You Get Painkillers From Other Sources
When you feel you do not have adequate medication to ease your pain, so you try to get more from other sources. These ways of stocking up on painkillers signal the chances of addiction:
- Ordering drugs online.
- Stealing other people’s leftover prescription drugs.
- Stealing drugs from a sick relative.
- Buying other people’s prescription drugs.
- Injuring yourself so you can go to a hospital and get a new prescription.
- Buying drugs on the street.
You Continue Taking Painkillers Even After Relief From Pain
You probably started taking pain medication because something hurts. If you are still using narcotic painkillers long after the pain has gone, it may be time to ask for help.
This is because you may be taking them because you like the way they make you feel, instead of relieving pain. Or maybe you are beginning to have physical cravings. Both are signs of a problem.
The goal of pain medication is to get you through a rough patch. It is not really meant to be a way to maintain or manage chronic pain long-term.
You Become Defensive When Someone Shows Concern
Have your friends or family tried to talk to you about how you are using your medication? If you feel defensive or irritated when they approach you, you may be getting in too deep.
You Are In A Depressive Mood
You are in a depressive mood and letting yourself go by first when you are not bothered by your personal hygiene or the way you look. Secondly, when you feel moodier than usual, or on edge. Thirdly, when you are not eating properly. Fourthly, you experience changes in sleep. For instance, those people who are addicted to drugs like morphine, tramadol, and codeine sleep for days most times in a darkroom.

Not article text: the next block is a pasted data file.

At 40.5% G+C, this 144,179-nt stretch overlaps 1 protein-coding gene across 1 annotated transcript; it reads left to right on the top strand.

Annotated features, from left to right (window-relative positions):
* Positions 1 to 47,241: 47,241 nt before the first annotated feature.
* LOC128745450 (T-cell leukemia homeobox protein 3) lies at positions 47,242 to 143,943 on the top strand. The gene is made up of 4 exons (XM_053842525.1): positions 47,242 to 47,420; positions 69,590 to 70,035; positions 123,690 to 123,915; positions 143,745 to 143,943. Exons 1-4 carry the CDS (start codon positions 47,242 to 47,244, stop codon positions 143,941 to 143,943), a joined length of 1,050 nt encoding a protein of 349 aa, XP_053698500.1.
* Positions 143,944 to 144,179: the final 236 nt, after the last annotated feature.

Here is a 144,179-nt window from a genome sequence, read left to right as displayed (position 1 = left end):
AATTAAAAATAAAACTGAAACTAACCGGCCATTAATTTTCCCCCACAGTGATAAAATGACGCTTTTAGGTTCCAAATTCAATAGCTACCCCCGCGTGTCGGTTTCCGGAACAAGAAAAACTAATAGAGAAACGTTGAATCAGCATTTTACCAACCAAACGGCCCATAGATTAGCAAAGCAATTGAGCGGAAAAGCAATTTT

All in all, if you are ignoring your responsibilities or children, or life in general, it’s time to seek help.
You Take Painkillers Secretly
There is a problem when you start hiding your painkillers and taking them secretly. At the start of any slight headache or pain, you rush to swallow a few painkillers. And even when there is really no pain, your mind says there is because it has more or less become a habit.
The Bottom Line
The final message of 8 signs of painkillers addiction is what to do if you are worried. Consequently, if any of these signs is speaking to you or someone you love, ask for help. Even if you are not sure it is an addiction, reexamine the pain when it comes. For instance, at times a slight headache could mean you need to take a rest and shut the stress out. While a minor fall that causes pain in your foot may just need topical analgesic cream for relief.
The chances are there to misuse painkillers, even when you do not mean to. The solution is not to live in denial of the problem. This simply means you need to try to be honest with doctors, friends, and addiction professionals. But most of all, be honest with yourself.